There's something weird on Pluto that's been bugging astronomers. NASA' s New Horizons spacecraft recently revealed stunning images of Pluto with some perplexing "halos."
If you were standing on the icy surface of Pluto, you'd probably find yourself breathless, and not because you forgot your space suit. NASA's recently released new photos from their intrepid New Horizons spacecraft, and they show that not only is Pluto breathtaking, but it also is a surprisingly active world.
With nitrogen ice moving around Pluto, and nitrogen gas flying into the small planet's atmosphere daily, researchers have new learnings on what supplies all the nitrogen.
The intrepid spacecraft New Horizons is a mere one-million miles away from Pluto, and as it draws ever closer, it's getting a never-before-seen view of the mysterious dwarf planet's rough and rugged surface.
New images from NASA's Dawn spacecraft have brought humanity a mere 2,700 miles above the surface of the protoplanet known as Ceres. Now, for the first time ever, experts are able to see the nooks and crannies of this alien world in stunning detail; and even still, two "bright spots" on its surface remain a mystery.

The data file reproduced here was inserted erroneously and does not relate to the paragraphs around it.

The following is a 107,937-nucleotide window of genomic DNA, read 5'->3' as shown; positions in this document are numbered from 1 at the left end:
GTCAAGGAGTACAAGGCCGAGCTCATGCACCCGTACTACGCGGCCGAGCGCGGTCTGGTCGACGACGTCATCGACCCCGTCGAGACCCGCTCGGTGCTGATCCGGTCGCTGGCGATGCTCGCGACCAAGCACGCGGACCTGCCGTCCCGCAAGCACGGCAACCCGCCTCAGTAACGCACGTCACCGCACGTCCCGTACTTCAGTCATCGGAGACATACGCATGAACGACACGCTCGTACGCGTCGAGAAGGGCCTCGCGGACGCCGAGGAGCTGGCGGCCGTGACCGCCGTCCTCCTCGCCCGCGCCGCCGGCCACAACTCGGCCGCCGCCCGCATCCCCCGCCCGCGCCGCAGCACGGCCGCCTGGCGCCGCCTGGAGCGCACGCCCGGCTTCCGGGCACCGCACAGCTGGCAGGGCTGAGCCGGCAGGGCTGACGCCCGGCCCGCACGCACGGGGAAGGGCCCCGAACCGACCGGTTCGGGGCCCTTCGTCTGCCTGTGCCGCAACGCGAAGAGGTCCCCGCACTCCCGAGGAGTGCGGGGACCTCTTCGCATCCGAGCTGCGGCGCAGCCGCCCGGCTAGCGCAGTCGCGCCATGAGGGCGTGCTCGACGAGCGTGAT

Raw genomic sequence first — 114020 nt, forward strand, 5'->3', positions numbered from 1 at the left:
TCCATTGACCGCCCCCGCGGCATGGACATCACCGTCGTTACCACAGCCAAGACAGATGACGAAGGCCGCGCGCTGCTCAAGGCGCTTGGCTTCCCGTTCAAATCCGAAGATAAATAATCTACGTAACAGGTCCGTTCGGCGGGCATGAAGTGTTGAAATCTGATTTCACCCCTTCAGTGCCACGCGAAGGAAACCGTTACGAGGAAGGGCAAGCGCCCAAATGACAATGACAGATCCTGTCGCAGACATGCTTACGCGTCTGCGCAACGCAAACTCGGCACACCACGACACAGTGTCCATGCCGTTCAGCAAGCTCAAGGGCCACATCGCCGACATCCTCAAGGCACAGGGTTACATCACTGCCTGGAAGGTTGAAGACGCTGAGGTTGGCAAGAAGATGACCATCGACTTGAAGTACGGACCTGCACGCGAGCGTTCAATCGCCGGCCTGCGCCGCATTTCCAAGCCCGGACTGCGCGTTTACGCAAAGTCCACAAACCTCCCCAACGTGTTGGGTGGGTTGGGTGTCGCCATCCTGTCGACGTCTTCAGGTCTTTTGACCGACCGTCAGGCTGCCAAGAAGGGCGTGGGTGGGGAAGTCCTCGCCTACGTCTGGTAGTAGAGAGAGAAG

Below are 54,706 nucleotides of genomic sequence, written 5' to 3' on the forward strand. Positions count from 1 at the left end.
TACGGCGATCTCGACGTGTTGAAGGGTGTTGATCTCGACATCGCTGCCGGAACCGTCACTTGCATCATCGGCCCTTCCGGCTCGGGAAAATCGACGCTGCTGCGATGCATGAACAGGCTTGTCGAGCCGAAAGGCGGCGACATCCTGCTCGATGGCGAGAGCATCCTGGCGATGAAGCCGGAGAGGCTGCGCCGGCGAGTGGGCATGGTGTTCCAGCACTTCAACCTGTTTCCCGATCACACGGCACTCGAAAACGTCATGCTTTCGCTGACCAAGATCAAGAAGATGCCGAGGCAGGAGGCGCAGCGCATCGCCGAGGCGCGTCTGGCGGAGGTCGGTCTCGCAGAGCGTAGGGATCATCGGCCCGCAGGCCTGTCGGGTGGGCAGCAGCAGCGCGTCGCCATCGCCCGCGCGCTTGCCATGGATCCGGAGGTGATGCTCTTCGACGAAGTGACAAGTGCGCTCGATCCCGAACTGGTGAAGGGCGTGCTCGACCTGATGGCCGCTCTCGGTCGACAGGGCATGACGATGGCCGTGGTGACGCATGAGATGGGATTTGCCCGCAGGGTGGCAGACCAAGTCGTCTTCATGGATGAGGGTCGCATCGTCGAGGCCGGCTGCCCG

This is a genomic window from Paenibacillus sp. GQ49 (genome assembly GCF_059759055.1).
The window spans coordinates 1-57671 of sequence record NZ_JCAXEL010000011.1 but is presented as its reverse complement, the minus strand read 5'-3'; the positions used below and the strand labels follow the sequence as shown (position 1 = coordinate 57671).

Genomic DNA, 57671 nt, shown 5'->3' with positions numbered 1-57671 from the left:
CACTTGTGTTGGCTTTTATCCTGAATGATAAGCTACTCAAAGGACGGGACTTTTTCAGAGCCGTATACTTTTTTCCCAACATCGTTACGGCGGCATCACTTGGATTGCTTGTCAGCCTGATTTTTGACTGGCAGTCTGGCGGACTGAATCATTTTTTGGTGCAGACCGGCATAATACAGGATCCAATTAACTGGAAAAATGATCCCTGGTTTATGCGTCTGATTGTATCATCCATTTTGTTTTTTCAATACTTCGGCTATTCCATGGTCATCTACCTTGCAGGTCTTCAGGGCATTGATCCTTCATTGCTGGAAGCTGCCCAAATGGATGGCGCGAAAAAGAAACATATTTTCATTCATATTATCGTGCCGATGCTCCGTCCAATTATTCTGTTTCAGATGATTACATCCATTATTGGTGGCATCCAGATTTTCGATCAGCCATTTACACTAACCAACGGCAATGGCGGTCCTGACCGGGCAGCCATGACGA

The first color snapshot ever taken of Pluto (below) has just come in from NASA's New Horizons spacecraft - a historic milestone for the probe as it continues to move in on the dwarf planet. This unique imagery also offers new insight on distant Pluto and its largest moon, Charon.
Normally when we see pictures from space, they are in black and white, causing many to think that any world that isn't a planet must have dusty and colorless landscapes in the otherwise brilliant heavens. Now, however, new images from NASA's Dawn spacecraft challenge that notion, showing us that the massive asteroid known as Ceres is far more colorful than initial black-and-white images suggest.
NASA's Dawn probe arrived at the massive asteroid known as Ceres last Friday morning (Mar 6), making history as the first manmade spacecraft to achieve orbit around what astronomers call a "planetoid," or dwarf planet.